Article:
Cyberbanking: a new frontier for discrimination?

Author:Lee, Cheryl R.
 
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  1. INTRODUCTION

    As cyberspace becomes more accessible to the public, cyberbanking(2) becomes more problematic. In fact, cyberbanking, which is becoming ever more popular, may be America's leading economic and civil rights conundrum, raising issues such as lack of access to online credit opportunities, discriminatory lending practices, and security risks.(3) It would seem that federal banking regulation should address these difficulties and, indeed, some legal scholars have put forth just that proposition, stating that:

    the legal requirements associated with financial transactions will apply to those [online] transactions, just as they do for commercial activities in the physical world. As long as those cyberspace transactions are managed by a financial institution, there is little need for concern about compliance with legal requirements as financial institutions have many years of experience working within the framework of those requirements.(4) This is not so, however, since to date, the regulatory banking agencies(5) and financial institutions themselves have largely failed to respond to the challenge posed by cyberbanking. The introduction of computer technology into banking demands a reexamination of the ability of existing legislation to control discrimination in the lending practices of those financial institutions that operate in cyberspace. Regulators must not only re-assess the current legislation, they must act now to prevent further erosion of fair lending and fair access to credit in this country.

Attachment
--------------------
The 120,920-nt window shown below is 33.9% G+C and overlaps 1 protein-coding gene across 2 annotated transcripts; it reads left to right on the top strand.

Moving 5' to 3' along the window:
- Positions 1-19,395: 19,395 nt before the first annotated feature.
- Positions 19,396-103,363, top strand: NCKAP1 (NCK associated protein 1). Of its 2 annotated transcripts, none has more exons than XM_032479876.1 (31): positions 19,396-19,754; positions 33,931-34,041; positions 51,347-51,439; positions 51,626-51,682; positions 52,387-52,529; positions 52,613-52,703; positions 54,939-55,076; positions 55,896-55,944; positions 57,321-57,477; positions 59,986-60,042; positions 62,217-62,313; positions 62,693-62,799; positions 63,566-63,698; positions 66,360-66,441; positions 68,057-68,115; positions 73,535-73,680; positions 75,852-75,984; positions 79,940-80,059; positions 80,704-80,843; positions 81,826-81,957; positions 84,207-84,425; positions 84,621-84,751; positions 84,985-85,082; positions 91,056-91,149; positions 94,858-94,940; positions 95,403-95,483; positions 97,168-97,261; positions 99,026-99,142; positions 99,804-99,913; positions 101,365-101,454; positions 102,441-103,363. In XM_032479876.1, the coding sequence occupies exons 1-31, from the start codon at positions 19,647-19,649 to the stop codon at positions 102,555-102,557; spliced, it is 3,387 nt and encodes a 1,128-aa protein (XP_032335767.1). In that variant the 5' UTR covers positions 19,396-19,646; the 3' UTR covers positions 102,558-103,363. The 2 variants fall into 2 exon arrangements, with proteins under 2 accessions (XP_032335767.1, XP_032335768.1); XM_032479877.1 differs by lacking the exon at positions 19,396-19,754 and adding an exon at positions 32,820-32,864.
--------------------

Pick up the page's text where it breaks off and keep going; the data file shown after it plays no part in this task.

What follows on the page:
Cyberbanking has become the most cost effective and efficient customer contact for banks, both large and small.(6) Not surprisingly, banks are entering the cyberbanking arena in ever larger numbers, increasing the type of services they offer online and enhancing the level of online technological sophistication.(7) A recent survey of the industry reveals that "[a]bout twenty percent of [the nation's financial institutions] offer[ ] fully transactional websites," through which they permit customers to conduct cyberbanking transactions.(8) While Internet banking is a new and growing activity, several risks associated with the activity have already been identified.(9) Several very specific cyberbanking compliance risks will be explored in this Article. These risks will be elaborated upon and explored within the context of the "digital divide" which makes cyberbanking difficult for many consumers.(10) The "Digital Divide" refers to the gap between those with access to the Internet and those without such access. Because cyberbanking requires a computer, telephone service, and subscription to an online network, it is not available to the consumers who cannot afford these items, which translates into millions of United States citizens.(11) Even for those consumers who can access the Internet, however, there are still several important compliance issues involved with online banking.